Sulfide Mining and Voyageurs National Park

Kevin Erickson

Kevin Erickson

Voyageurs National Park encompasses more than 84,000 acres of water. These waters are home to loons, snapping turtles and wood frogs, and 53 species of fish, including lake sturgeon, walleye, and smallmouth bass. These native species rely on clean water to thrive. The nearly 240,000 people who visit Voyageurs each year enjoy kayaking, swimming, boating, and world-class fishing. These visitors contribute more than $16 million to the local economy and support 225 jobs annually.

But the lakes and rivers of Voyageurs National Park are now at risk from proposed sulfide mining projects in its watershed. There are numerous locations where mining corporations are exploring for copper, gold and nickel. The process to extract these metals from sulfide ore deposits produces sulfuric acid and other contaminants, which can leak into the surrounding waters. This pollution would head downstream toward the park. Even small amounts of acid mine contamination leaking into the Rainy River Drainage Basin would impact Voyageurs’ ecosystem for decades and threaten its pristine waters and wildlife, world-class fishing, and the family-owned small businesses that serve park visitors.

The risks associated with copper, nickel and other sulfide mining operations exist during all phases of mine development, implementation, closure and long-term remediation.​ Potential impacts to water resources include changes in water quantity and quality, contamination from acid mine drainage and seepage, and tailings basin failures. To date, not a single sulfide mining project has operated and closed without producing polluted drainage.

Findings from a 2015 study commissioned by Voyageurs National Park Association and the National Parks Conservation Association document risks to Voyageurs National Park:

– Report Summary: A Watershed Moment (PDF) 
– Full Report: Potential Metals Mining and Voyageurs National Park, Tom Myers, PhD (PDF)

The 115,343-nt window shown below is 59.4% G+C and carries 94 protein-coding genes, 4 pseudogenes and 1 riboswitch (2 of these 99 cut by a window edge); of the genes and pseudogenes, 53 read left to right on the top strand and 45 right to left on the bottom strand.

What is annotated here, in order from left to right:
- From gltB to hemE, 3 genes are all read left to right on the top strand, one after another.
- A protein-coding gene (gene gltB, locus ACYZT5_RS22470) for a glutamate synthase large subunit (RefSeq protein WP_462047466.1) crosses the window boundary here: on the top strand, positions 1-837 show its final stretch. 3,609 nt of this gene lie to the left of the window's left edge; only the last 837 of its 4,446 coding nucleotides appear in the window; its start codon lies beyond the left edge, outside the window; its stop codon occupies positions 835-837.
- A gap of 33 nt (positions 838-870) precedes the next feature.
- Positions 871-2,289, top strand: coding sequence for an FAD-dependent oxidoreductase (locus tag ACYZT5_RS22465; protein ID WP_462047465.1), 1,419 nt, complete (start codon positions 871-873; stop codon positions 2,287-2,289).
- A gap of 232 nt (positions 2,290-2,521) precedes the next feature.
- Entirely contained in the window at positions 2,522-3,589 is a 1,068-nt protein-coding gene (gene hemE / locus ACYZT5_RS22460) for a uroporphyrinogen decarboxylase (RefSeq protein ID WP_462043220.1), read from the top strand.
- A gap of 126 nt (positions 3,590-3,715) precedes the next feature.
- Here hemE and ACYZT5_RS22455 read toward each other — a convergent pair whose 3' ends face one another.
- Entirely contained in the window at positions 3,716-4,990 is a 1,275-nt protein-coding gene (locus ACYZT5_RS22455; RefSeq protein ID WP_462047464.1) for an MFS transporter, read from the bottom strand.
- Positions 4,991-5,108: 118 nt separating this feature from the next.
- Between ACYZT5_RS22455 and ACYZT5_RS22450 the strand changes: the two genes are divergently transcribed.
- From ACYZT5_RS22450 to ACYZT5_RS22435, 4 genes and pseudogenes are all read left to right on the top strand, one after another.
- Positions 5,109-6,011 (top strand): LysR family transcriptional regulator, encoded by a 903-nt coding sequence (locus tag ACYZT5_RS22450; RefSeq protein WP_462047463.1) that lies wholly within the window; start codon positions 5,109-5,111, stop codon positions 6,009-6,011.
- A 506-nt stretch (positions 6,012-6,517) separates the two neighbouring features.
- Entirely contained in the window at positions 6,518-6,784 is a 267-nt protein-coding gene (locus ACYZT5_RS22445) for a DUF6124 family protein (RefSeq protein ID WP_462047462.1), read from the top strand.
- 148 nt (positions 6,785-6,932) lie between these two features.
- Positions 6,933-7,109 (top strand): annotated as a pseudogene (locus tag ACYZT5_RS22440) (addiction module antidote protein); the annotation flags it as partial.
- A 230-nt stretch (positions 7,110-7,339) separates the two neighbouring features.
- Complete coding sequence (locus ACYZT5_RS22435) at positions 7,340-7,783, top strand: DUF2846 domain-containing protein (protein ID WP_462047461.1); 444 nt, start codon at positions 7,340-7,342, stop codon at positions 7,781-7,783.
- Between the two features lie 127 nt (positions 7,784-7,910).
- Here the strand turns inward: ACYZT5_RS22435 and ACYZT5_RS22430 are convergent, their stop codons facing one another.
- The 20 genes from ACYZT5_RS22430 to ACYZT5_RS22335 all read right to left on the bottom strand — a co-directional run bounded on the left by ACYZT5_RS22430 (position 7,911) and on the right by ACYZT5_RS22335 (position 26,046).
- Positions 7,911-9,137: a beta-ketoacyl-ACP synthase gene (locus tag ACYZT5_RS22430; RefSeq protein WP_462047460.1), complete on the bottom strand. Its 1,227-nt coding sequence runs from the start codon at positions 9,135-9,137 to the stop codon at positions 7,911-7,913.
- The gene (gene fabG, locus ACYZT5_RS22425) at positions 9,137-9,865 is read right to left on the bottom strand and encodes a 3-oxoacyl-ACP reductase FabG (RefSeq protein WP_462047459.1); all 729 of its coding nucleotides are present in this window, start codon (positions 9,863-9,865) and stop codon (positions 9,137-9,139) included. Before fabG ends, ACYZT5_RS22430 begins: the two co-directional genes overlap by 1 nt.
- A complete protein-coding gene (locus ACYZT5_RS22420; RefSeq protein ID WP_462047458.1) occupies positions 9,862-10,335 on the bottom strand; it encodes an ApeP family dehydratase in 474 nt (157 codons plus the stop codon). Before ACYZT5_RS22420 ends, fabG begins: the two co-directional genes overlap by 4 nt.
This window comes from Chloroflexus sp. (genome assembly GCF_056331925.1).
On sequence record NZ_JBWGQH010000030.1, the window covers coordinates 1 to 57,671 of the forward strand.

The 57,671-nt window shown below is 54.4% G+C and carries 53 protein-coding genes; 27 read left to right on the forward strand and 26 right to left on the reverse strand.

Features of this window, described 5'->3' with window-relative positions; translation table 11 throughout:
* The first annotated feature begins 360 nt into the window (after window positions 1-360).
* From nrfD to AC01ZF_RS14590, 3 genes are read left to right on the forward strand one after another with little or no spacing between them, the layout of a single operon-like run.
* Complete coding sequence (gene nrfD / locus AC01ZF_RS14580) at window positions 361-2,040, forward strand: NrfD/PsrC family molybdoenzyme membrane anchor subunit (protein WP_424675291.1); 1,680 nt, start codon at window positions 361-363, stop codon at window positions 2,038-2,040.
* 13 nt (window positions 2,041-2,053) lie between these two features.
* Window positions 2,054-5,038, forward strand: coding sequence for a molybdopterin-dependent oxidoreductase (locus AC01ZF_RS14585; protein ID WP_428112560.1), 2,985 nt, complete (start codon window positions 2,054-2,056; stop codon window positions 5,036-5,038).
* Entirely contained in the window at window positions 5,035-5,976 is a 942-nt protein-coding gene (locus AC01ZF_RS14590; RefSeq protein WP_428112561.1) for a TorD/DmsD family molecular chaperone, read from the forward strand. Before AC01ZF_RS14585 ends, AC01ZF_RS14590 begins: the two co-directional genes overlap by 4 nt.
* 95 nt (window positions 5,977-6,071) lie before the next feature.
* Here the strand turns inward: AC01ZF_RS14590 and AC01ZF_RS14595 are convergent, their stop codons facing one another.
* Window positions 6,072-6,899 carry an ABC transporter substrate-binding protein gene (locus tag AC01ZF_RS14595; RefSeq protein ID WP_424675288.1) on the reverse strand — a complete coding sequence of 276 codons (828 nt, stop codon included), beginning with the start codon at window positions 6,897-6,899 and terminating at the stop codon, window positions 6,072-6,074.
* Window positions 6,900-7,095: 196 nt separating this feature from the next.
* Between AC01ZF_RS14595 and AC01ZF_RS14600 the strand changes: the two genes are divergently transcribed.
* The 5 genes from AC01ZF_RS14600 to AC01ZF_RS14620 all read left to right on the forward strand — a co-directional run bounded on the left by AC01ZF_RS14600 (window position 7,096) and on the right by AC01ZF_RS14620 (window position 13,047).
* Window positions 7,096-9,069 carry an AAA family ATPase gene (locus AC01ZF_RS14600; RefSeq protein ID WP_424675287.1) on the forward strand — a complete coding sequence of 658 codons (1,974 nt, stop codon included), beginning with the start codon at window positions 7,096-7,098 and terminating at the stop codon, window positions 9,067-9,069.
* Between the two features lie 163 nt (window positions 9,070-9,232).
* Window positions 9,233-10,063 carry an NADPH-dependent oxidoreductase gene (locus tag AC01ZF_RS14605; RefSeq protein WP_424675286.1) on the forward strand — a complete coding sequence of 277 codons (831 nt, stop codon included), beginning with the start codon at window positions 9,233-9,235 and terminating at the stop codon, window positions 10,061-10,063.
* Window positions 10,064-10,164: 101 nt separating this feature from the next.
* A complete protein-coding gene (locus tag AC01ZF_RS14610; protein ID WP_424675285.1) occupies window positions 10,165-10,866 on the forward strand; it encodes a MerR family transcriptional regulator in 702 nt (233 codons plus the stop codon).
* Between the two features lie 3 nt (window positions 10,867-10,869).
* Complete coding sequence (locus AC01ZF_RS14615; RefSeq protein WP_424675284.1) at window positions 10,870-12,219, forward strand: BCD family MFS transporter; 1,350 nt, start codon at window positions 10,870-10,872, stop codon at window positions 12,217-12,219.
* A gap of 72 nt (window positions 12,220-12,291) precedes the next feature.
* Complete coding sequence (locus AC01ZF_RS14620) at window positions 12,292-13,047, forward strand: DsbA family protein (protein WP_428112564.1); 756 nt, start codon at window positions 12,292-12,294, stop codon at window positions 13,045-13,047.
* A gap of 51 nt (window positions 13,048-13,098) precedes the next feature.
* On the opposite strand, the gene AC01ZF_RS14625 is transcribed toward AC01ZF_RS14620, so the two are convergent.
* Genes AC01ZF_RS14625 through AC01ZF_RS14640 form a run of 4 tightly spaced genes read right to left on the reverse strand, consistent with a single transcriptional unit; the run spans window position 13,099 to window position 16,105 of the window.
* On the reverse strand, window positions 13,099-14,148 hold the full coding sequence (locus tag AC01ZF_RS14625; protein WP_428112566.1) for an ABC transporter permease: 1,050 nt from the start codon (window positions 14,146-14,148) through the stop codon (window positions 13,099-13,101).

– Map: Voyageurs Watershed

Voyageurs_Watershed_Map_FINALsmall

Support Clean Water at Voyageurs National Park

Voyageurs National Park Association is carefully monitoring this issue and the potential impacts to Voyageurs.  VNPA is committed to ensuring that our National Park remains protected for its surrounding communities, park visitors and future generations. The effects of acid mine drainage from sulfide (copper-nickel) mining in our watershed leave the potential for permanent damage to Voyageurs National Park’s waters and wildlife.

You can help
Ask the Forest Service to deny extensions of mineral leases that would allow sulfide mining on federal lands within the watershed of Voyageurs National Park and the Boundary Waters Wilderness. This petition will be submitted to the Forest Service as part of a public input period (June 20-July 20, 2016) on whether to deny or consent to the renewal of Twin Metals Minnesota’s expired federal mineral leases.

Sign Voyageurs National Park Association’s petition to the U.S. Forest Service.

Loons in Voyageurs National Park. Scott Nagel

Loons in Voyageurs National Park. Scott Nagel

June 13, 2016: The U.S. Forest Service announced a 30-day period for public input and a listening session to better understand public views related to two proposed mining lease renewals. The leases, MNES-01352 and MNES-01353, are currently held by Twin Metals Minnesota and are located within the same watershed as the Boundary Waters Canoe Area Wilderness (BWCAW) and Voyageurs National Park.

The public input period will begin June 20, 2016 and run through July 20, 2016. Comments may be mailed to the Superior National Forest, 8901 Grand Ave Place, Duluth, MN 55808; or emailed to TwinMetalsLeaseInput@fs.fed.us. The listening session will be held July 13, 2016 at the Duluth Entertainment Convention Center and will be live streamed on the internet.

Additionally, the International Joint Commission recommends a number of studies to scientifically assess the risk from new mining proposals in the watershed. We urge the U.S. Government to fund these recommendations.


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 Voyageurs National Park Association would like to thank the National Parks Conservation Association, the Quetico Superior Foundation, and the Rainy Lake Conservancy for their support of this effort.